‘People should be compensated equally for the same work.’
Unfortunately, I don’t have a clear solution for you here, but all I can say is that hiring processes need to be redesigned to eliminate biases clouding objectivity. Candidates should be assessed on their skills and suitability for the role/company – and not judged by their gender, age, parental status or music preference (to throw a random one into the mix).
3. Gender-blind decision-making
This mostly refers to promotions and processes like role or project allocation. Instead of jumping to general conclusions that men would perform better at task X while women would excel at task Y – and distributing roles according to that logic – the process should be objective. Assessing skills and performance as well as using hard evidence and numbers should be the only way to do those kinds of things.
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As an experiment, companies could prepare this kind of data about employees concealing any clues about who the person is before presenting it to the decision makers. This way any potential gender biases would be eliminated and the person getting the promotion (or the new project) would be the person who really deserves it.
4. Checking compensation structure
You’ve probably heard that women in many industries are compensated less than men are for the same skills and effort; well, unfortunately, tech is no different. According to Payscale, women earn 77.9 cents for every dollar a man earns. That’s a 22% pay gap! Of course, this demotivates a lot of talented women.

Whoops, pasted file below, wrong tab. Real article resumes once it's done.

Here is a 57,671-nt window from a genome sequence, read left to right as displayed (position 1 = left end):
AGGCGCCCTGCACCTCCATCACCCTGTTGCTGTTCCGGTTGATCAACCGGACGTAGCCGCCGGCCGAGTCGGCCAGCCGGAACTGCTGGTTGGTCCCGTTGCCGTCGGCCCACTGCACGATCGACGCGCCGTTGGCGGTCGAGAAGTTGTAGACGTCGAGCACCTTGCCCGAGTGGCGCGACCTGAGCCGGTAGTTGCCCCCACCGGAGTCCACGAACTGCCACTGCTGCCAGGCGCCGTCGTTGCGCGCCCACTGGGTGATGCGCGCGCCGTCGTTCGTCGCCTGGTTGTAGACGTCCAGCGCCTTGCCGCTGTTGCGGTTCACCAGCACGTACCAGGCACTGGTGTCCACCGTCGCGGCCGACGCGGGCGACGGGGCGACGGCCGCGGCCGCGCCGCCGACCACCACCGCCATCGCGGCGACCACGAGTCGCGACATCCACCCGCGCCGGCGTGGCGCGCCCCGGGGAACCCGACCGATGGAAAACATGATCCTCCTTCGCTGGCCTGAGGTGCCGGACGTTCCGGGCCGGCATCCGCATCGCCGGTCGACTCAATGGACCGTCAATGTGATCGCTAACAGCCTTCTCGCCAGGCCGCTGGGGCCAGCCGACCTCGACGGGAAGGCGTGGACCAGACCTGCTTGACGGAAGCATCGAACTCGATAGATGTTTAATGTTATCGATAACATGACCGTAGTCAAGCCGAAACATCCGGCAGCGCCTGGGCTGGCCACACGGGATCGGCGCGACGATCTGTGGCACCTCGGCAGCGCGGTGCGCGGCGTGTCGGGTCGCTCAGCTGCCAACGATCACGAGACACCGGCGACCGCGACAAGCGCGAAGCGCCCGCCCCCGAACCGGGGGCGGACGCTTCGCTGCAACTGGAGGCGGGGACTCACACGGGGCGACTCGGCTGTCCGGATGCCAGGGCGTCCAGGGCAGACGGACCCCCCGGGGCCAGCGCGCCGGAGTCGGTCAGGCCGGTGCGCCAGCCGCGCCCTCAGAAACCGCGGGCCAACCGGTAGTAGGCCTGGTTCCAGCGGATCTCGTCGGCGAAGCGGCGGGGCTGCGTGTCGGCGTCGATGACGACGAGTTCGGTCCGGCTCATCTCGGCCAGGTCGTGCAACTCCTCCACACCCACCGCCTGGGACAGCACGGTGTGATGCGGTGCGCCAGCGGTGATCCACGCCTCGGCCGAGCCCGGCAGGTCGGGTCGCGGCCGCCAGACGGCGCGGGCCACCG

Whether the gap is caused by men’s tendencies to negotiate more or by other factors, this pay gap is a problem that has to be fixed. Companies need to proactively check and re-check whether their compensation structures are fair and adjust them if they’re not. People should be compensated equally for the same work.
5. Everyone should be heard
And finally, everybody should have a space or an outlet to express their thoughts or ideas. Not everyone feels comfortable speaking up in meetings, and sometimes companies might actually miss out on amazing opportunities because of that.
I’m not trying to attribute any sort of behaviours to any gender in particular, but companies tend to recognize so-called “alpha males” more often because typically they are more confident and active in meetings. Not everyone is – or wants to be – an alpha male, however, and they shouldn’t feel pressured to become one to succeed.
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Creating an atmosphere and a culture where everyone has a voice would help with that, and it would help quieter employees feel like their contributions are valuable and encourage them to add more to the conversation.
The data don’t lie: women are severely underrepresented in the tech industry and it’s a real problem. We need eliminate gender (and all other) biases from the workplace to encourage fair representation of all groups before it’s too late and the algorithms around us inherit our social biases.
The original version of this article first appeared on EQUALS. Views expressed in this article do not necessarily reflect those of ITU.